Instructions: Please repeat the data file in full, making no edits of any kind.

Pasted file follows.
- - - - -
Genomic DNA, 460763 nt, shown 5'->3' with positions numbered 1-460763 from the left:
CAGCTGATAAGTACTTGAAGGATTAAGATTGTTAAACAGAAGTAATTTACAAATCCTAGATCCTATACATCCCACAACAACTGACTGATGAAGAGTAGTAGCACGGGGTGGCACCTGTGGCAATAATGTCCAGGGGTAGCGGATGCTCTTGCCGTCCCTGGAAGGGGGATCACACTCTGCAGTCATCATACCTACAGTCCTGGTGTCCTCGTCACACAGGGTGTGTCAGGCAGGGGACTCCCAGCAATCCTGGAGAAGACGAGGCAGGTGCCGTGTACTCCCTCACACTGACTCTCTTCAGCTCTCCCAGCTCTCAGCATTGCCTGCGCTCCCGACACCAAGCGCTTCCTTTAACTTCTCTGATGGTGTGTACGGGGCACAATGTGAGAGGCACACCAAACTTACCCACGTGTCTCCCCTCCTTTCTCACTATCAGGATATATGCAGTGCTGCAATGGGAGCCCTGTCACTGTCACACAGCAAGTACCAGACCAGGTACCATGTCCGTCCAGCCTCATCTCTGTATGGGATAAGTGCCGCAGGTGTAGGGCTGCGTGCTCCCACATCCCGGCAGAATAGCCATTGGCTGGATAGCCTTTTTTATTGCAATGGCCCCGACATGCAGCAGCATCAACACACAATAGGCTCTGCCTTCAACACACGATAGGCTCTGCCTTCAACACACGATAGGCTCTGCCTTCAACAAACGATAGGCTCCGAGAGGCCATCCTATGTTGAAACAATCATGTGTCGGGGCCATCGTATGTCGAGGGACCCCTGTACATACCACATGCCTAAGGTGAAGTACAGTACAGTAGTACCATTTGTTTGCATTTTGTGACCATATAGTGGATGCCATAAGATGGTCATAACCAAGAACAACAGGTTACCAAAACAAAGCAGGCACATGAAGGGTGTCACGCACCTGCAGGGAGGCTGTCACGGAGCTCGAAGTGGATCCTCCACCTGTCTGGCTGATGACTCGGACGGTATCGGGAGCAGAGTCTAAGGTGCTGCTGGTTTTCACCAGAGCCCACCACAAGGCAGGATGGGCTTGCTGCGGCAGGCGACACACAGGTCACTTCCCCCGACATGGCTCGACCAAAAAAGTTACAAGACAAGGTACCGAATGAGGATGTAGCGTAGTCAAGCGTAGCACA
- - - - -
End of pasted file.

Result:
Genomic DNA, 460763 nt, shown 5'->3' with positions numbered 1-460763 from the left:
CAGCTGATAAGTACTTGAAGGATTAAGATTGTTAAACAGAAGTAATTTACAAATCCTAGATCCTATACATCCCACAACAACTGACTGATGAAGAGTAGTAGCACGGGGTGGCACCTGTGGCAATAATGTCCAGGGGTAGCGGATGCTCTTGCCGTCCCTGGAAGGGGGATCACACTCTGCAGTCATCATACCTACAGTCCTGGTGTCCTCGTCACACAGGGTGTGTCAGGCAGGGGACTCCCAGCAATCCTGGAGAAGACGAGGCAGGTGCCGTGTACTCCCTCACACTGACTCTCTTCAGCTCTCCCAGCTCTCAGCATTGCCTGCGCTCCCGACACCAAGCGCTTCCTTTAACTTCTCTGATGGTGTGTACGGGGCACAATGTGAGAGGCACACCAAACTTACCCACGTGTCTCCCCTCCTTTCTCACTATCAGGATATATGCAGTGCTGCAATGGGAGCCCTGTCACTGTCACACAGCAAGTACCAGACCAGGTACCATGTCCGTCCAGCCTCATCTCTGTATGGGATAAGTGCCGCAGGTGTAGGGCTGCGTGCTCCCACATCCCGGCAGAATAGCCATTGGCTGGATAGCCTTTTTTATTGCAATGGCCCCGACATGCAGCAGCATCAACACACAATAGGCTCTGCCTTCAACACACGATAGGCTCTGCCTTCAACACACGATAGGCTCTGCCTTCAACAAACGATAGGCTCCGAGAGGCCATCCTATGTTGAAACAATCATGTGTCGGGGCCATCGTATGTCGAGGGACCCCTGTACATACCACATGCCTAAGGTGAAGTACAGTACAGTAGTACCATTTGTTTGCATTTTGTGACCATATAGTGGATGCCATAAGATGGTCATAACCAAGAACAACAGGTTACCAAAACAAAGCAGGCACATGAAGGGTGTCACGCACCTGCAGGGAGGCTGTCACGGAGCTCGAAGTGGATCCTCCACCTGTCTGGCTGATGACTCGGACGGTATCGGGAGCAGAGTCTAAGGTGCTGCTGGTTTTCACCAGAGCCCACCACAAGGCAGGATGGGCTTGCTGCGGCAGGCGACACACAGGTCACTTCCCCCGACATGGCTCGACCAAAAAAGTTACAAGACAAGGTACCGAATGAGGATGTAGCGTAGTCAAGCGTAGCACA